As I said in a previous post, I'm not sure we'll ever reach a point where we can tell for sure whether machines have definitely become sentient.
Leaving aside the sematics and problems associated with the word "sentience", one obstacle is that we don't know our own brain mechanics well enough. That's just the physical part, not the consciousness that arises out of it. I don't think it's unreasonable to expect that we never will understand it fully (but that's a different discussion).
Similarly, a mechanical brain would have to be something beyond our understanding - even if we created, or instigated it - machine learning algorithms already involve code that reaches beyond human comprehension (we do understand machine code even if we can't easily read it). As I've understood it, anyway.
In addition to that, whatever consciousness arises out of that mess would be far removed from our understanding of reality since we are biological and can't be copied and pasted into a hard drive just yet. Our perception is highly coloured by our limitations in neurological abilities, sensory inputs and psychology. And probably a lot more.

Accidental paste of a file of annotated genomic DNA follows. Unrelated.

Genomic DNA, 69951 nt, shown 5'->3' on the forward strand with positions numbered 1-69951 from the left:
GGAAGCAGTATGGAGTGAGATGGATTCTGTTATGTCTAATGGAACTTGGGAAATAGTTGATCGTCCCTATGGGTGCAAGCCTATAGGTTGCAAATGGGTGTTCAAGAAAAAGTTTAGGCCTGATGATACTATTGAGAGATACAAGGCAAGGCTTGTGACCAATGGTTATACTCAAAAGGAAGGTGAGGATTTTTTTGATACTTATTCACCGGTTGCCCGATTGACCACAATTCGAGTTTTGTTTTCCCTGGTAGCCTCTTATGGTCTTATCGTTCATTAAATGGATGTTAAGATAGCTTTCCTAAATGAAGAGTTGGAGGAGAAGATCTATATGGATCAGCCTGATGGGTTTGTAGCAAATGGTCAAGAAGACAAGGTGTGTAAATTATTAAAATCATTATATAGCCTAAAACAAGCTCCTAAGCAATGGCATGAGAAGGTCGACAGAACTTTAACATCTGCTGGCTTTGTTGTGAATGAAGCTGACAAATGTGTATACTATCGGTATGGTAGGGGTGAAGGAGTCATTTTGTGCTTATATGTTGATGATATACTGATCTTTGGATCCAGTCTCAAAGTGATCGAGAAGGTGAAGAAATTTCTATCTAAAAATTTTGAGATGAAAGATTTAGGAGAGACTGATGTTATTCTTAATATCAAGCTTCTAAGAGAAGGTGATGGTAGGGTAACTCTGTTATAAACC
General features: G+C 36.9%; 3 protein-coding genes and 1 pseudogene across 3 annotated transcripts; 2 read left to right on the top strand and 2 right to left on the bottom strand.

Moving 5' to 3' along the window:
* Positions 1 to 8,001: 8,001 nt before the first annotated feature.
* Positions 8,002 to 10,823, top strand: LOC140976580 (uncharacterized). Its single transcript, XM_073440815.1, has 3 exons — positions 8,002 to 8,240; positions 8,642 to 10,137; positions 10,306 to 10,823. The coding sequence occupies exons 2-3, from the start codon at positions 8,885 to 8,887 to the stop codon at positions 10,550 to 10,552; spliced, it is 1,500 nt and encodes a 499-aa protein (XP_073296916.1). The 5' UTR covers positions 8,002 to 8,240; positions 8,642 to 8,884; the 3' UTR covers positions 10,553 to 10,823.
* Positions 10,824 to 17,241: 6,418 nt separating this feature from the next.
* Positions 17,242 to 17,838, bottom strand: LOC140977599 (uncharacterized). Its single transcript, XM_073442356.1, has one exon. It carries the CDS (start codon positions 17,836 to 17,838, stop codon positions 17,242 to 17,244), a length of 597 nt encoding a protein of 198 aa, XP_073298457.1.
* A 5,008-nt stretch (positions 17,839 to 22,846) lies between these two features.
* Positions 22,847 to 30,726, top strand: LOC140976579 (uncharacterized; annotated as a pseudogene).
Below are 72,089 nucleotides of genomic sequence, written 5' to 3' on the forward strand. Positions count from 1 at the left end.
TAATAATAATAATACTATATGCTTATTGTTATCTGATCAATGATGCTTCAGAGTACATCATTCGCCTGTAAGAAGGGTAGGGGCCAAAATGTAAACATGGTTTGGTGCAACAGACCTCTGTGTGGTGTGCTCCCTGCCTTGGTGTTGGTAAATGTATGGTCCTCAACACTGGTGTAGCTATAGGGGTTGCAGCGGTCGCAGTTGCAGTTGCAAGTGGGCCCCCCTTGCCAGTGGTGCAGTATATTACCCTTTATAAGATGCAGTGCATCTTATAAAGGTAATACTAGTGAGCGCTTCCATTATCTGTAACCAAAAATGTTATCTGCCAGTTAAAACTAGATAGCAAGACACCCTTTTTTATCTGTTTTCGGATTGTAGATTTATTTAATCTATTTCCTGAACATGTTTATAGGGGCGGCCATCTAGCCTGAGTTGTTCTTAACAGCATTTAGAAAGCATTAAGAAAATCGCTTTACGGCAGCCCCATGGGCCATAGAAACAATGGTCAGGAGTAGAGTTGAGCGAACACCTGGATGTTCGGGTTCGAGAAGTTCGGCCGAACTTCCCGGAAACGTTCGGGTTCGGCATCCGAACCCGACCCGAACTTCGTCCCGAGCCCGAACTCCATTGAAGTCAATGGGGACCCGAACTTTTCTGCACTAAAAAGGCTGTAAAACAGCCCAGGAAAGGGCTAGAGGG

But another interesting angle is to look at it from the perspective of systems thinking. Simple systems can result in complex behaviour. I have seen flies with "personalities". They will react differently to my annoyed waving them off, and even have different favourite spots to settle on. I saw a program recently called "The Secrets of Size" on BBC where a researcher talks about individual human heart cells having personalities. My point isn't about whether they are sentient, or about anthropomorphism, but about simply scaling up those simple systems to what I call "me". How am I anything but an organised heap of systems, thinking that I'm "sentient" because that's what these systems want me to think?